It’s risky business innovating in construction but for Hickory Group’s George Abraham, the inclusion of prefab has been worth it. It’s set the company up to assemble major hotels and some of Australia’s skinniest buildings using its Lego-like prefab offering. But Abraham says the quality-assured, low waste construction style still has its limitations in Australia.
Despite the savings on time and productivity and the advantages of low waste and high quality, Hickory Group’s managing director George Abraham told The Fifth Estate that the modular and prefabricated construction industry still has a way to go in Australia.
Part of the problem is our ideological preoccupation with unique buildings, and avoiding repetition. Unlike cars, where repetition is accepted (Ferraris all look the same but they are still considered beautiful, he points out), people expect all buildings to look different.
“It’s the way human beings consume buildings.”
That’s why his company doesn’t do all building components in its factory. Fitouts are one example, as people don’t want to see the same light fittings in every lobby.
The best components for modular construction are the ones that are internal, and out of sight.
“No one is ever passionate about a concrete slab.”
The company has decided to stick to those elements that lend themselves to prefab construction, and rely on conventional methods for the rest. Of its 1000-plus employees, only around 150 are involved in prefab.
Abraham says there are “no magic tricks” and that the company aims to have “the tools in the shed” to provide the buildings its clients want.
It also depends on the project – Abraham says it’s not a one-size-fits-all system. For a large, easily accessible site with low rise buildings, it’s better to pour out the concrete slabs in one go.
The company’s prefab offering is ideal for tall skinny buildings on sites that are hard to access so there’s minimal disruption with “thousands of concrete pourers going in and out of the city all day long”.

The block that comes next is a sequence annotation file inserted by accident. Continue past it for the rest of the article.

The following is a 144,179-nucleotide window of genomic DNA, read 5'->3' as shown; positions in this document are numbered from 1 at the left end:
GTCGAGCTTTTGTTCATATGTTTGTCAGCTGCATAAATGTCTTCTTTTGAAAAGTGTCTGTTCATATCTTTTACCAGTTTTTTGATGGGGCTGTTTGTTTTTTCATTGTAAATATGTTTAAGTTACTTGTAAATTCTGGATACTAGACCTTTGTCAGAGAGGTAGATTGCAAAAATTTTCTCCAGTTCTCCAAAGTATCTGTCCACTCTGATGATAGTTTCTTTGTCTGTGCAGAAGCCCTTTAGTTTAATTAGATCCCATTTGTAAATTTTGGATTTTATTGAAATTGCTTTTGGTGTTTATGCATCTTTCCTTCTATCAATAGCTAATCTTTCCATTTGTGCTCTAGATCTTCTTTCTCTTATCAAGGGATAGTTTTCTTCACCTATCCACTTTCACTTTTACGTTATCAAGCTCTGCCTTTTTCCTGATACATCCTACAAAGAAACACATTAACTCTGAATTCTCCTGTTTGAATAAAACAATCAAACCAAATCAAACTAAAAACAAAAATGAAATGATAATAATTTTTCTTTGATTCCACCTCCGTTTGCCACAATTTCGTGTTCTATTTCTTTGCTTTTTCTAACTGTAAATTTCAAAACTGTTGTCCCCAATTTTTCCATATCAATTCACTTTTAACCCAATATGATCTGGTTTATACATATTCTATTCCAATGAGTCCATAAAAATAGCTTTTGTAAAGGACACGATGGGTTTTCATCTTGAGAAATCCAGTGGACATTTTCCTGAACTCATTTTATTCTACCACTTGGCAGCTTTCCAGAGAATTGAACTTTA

Its structural prefab capabilities won the company the job of building Australia’s slimmest tower, the 60 level Collins House project in Melbourne. Not only was there a single point of access and a tight space to manoeuvre, the site was complicated with the retention of the heritage façade of Melbourne’s historic Maker’s Mark building.
Buildings with a lot of repetition, such as apartments or hotels, also lend themselves to prefab.
Abraham says the company has seen a surge in hotel work, especially in Melbourne where tourism is booming. It has multiple hotel projects underway, including the Hyatt Centric on Downie Street in Melbourne.
By relying on offsite construction elements, the company is able to compress construction times.
It managed to build the 250-room Hotel Chadstone Melbourne, MGallery by Sofitel in just 14 months. The quick build times don’t come at the expense of sustainability, with the hotel achieving a 5 Star Green Star rating, making it the first hotel to achieve this accolade.
Another project Abraham is excited about is the design of the company’s new headquarters, Market Lane at 68 Clarke Street, South Melbourne.
The company will occupy the top floor of the building, which will aim for a 5 star NABERS rating among other sustainability and wellness features, including lots of natural light, air filtration and internal green walls.
Innovation isn’t easy, but it tends to pay off
The company was started in 1991 by two brothers, Michael and George Argyrou, and now has a $1.4 billion workbook and an annualised turnover of $550-600 million.